9 January 2018

Namibia: Somber Mood Grips Maize Triangle As Rains Stay Away

Windhoek — Farmers in the so-called Maize Triangle are holding their breath following the erratic rainfall since November 2017, wondering whether or not they would be able to meet the earlier projection of a 31,000-tonne maize harvest this year.

Earlier projections had indicated a total harvest of 69,000 tonnes of white maize for Namibia. Maize is a staple diet for many Namibians.

As prospects of regular rains after Christmas 2017 fall flat, a subdued atmosphere now grips the producers in the Maize Triangle area that stretches from Grootfontein to Tsumeb and Otavi. The areas are known as Namibia's breadbasket, as farms in the area produce nearly half of the country's maize output.

For this season, less than 800 tonnes of white maize are expected from the Omusati Region and environs. The central and east areas are now expected to contribute some 5,200 tonnes of white maize. Hopes are pinned on the Kavango Region bringing in a much-needed 21,388 tonnes, while the Zambezi Region is expected to contribute more than 4,500 tonnes. Hardap and environs (irrigation) will harvest in excess of 5,700 tonnes.

There have been earlier signs of recovery after consecutive droughts forced Namibia to import some 180,000 tonnes of cereal. In October last year, the Namibian Agronomic Board (NAB) predicted a bumper harvest of close to 69,000 tonnes for this season at the end of July 2018, but those figures are now seriously doubted as the rains stayed away at the beginning of the planting season since November. The producers' hopes of planting some 9,000 hectares are now dwindling as the planting season comes to an end.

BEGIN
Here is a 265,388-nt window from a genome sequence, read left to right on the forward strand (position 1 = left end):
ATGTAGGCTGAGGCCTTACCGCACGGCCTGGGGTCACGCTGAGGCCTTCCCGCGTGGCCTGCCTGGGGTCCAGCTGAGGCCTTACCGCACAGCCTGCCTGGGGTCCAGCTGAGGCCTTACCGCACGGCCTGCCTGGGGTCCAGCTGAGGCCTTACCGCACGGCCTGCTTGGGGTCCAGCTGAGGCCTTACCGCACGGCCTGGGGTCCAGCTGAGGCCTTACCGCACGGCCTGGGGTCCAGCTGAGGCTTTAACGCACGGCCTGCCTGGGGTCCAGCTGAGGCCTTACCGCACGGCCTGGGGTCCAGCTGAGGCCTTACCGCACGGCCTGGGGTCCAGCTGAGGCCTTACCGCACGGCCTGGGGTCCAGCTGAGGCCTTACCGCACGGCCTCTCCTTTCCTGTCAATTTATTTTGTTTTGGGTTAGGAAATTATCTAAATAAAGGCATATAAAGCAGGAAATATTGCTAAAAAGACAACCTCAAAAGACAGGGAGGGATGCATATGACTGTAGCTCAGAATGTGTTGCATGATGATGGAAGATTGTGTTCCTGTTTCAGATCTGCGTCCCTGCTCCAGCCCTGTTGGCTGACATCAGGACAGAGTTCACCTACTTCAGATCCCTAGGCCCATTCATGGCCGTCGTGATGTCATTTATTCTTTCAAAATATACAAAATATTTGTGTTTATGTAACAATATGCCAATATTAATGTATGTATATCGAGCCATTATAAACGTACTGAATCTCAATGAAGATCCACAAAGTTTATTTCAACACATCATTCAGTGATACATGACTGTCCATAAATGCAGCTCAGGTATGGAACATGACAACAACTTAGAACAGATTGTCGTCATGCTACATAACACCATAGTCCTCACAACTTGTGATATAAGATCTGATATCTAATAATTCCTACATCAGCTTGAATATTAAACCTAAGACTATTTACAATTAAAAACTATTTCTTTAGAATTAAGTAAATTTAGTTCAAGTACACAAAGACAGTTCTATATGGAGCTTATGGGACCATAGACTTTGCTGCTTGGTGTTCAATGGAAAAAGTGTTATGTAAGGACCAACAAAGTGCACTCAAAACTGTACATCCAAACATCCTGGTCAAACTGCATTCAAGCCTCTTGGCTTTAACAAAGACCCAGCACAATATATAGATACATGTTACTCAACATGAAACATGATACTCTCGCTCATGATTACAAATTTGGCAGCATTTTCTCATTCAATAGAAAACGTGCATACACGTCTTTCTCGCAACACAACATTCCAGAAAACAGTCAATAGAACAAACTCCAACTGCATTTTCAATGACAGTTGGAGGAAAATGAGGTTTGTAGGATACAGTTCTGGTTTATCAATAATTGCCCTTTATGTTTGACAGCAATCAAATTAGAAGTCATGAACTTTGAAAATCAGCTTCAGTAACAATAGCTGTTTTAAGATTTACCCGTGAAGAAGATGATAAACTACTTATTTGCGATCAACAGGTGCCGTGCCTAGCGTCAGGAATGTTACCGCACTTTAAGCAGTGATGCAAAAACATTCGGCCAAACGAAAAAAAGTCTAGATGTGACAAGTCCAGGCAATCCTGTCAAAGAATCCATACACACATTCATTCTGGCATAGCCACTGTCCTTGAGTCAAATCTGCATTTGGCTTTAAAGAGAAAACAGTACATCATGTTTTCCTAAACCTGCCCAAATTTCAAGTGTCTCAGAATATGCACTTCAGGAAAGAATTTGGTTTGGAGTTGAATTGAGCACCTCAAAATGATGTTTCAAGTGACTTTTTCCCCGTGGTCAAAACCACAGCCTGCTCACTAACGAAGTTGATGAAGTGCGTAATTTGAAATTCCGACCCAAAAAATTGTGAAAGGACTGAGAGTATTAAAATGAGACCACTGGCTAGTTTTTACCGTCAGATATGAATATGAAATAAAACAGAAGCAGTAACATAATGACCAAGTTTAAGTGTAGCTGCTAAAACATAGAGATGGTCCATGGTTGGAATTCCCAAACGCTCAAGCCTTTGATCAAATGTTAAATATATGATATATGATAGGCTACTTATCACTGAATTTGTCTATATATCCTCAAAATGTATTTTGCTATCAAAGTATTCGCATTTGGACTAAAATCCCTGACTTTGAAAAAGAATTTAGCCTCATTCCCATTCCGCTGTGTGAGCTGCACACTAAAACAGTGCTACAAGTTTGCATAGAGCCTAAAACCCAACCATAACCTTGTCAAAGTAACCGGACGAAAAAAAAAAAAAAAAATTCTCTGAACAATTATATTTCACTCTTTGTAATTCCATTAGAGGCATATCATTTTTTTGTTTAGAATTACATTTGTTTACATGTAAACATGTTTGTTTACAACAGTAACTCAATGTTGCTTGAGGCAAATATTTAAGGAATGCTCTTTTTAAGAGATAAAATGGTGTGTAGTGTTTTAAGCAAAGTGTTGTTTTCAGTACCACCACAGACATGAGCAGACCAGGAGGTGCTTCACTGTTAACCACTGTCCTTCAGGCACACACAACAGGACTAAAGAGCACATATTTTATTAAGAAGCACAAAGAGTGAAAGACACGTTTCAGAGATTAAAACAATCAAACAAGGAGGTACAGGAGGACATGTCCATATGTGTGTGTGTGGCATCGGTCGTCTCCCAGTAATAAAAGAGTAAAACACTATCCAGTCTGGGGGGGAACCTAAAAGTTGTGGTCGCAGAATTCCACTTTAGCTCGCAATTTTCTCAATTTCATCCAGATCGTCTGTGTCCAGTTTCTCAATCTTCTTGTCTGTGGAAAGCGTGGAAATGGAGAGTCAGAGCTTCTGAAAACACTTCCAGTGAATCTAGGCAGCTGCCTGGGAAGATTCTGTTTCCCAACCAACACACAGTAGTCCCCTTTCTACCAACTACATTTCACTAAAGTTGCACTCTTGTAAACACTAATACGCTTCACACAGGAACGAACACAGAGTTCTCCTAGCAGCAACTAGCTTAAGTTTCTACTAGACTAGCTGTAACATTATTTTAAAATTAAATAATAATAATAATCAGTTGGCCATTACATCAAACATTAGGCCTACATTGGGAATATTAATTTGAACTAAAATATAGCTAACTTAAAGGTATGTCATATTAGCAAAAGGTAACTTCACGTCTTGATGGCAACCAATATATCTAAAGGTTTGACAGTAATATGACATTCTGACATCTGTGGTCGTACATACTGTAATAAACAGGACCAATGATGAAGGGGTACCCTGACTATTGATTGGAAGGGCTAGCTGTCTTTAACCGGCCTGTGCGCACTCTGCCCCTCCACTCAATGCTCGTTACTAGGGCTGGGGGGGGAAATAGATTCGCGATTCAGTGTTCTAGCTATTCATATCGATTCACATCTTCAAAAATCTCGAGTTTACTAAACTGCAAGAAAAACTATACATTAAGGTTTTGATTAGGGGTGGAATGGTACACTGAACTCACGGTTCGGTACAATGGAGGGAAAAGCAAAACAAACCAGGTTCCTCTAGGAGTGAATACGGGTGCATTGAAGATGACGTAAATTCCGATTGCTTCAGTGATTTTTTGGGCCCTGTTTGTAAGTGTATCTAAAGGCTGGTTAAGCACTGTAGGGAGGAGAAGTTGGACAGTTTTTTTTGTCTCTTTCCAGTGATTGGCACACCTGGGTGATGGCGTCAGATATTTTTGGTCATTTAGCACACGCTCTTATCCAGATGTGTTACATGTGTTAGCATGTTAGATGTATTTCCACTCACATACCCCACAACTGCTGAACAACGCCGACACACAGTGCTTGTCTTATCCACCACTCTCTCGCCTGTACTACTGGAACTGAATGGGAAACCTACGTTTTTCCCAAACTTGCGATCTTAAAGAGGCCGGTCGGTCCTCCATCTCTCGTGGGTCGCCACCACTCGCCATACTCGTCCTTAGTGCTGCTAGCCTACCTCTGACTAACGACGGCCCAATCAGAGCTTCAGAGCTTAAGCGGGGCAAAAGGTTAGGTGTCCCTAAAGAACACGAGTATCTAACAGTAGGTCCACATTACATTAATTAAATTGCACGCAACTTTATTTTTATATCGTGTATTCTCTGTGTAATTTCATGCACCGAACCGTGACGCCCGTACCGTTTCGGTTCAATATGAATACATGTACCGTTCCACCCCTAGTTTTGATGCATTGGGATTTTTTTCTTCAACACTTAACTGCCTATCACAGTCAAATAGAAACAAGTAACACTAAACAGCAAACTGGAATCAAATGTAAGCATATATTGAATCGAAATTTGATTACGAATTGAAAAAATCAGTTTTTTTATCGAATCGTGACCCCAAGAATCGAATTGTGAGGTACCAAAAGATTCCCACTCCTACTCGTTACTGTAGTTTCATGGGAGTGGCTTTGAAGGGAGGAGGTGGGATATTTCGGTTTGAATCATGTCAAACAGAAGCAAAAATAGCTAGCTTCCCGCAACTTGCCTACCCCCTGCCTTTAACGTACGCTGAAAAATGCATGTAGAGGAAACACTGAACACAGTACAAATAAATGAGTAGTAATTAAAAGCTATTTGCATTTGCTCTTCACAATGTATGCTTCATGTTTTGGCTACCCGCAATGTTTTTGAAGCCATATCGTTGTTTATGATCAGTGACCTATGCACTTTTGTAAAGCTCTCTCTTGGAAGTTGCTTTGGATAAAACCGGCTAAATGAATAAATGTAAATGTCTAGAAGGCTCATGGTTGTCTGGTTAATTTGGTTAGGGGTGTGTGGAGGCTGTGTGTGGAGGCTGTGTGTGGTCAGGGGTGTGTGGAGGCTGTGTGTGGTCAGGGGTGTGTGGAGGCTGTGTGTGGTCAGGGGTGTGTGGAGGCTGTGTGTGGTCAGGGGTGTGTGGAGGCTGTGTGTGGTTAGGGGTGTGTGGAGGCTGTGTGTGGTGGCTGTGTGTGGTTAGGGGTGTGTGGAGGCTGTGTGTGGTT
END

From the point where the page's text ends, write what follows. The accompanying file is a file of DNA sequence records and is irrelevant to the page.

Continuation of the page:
"January 27 is regarded as the last day of successful planting in the Maize Triangle, provided we have sufficient soil moisture. This is absolutely not the case and many producers just don't know which way to go," said a worried chairperson of the Agronomic Producers Association (APA), Gernot Eggert.

"If it rains from today and we get consistent follow-up showers, they still stand a chance to reap a decent harvest. If they plant now and the rains do not come, it's all over for them. Another season of erratic and sporadic rainfall like in the past few years will mean the end of the road for most producers in the triangle," he said.

"At this stage, less than one-third of producers received normal rainfall last season, and the trend continues. That could mean a serious decline in planting and producers will only be able to contribute a drop towards Namibia's average annual white maize harvest of some 70,000 tonnes before the drought of 2013 struck," he lamented.

Eggert says the combined effects of the droughts since 2013 will prove just one too many for maize producers in the Maize Triangle who are all struggling with cash-flow problems. Input costs of producers on average amount to N$4,500 per hectare, and because of the dismal crops of the past few years, producers have already lost millions of dollars.

The same bleak picture unfolded in the northern communal areas (NCAs) where mahangu and maize crops dropped drastically to all-time lows and resulted in government forking out some N$110 million in drought relief. Namibia had to import close to 210,000 tonnes of cereal annually since 2013 and almost 70,000 Namibians were left in urgent need of drought relief food in 2016.

Namibia uses 150,000 tonnes of the global maize consumption of 840 million tonnes, and relies on South African imports of about 160,000 tonnes annually to supply its population of some 2.3 million.


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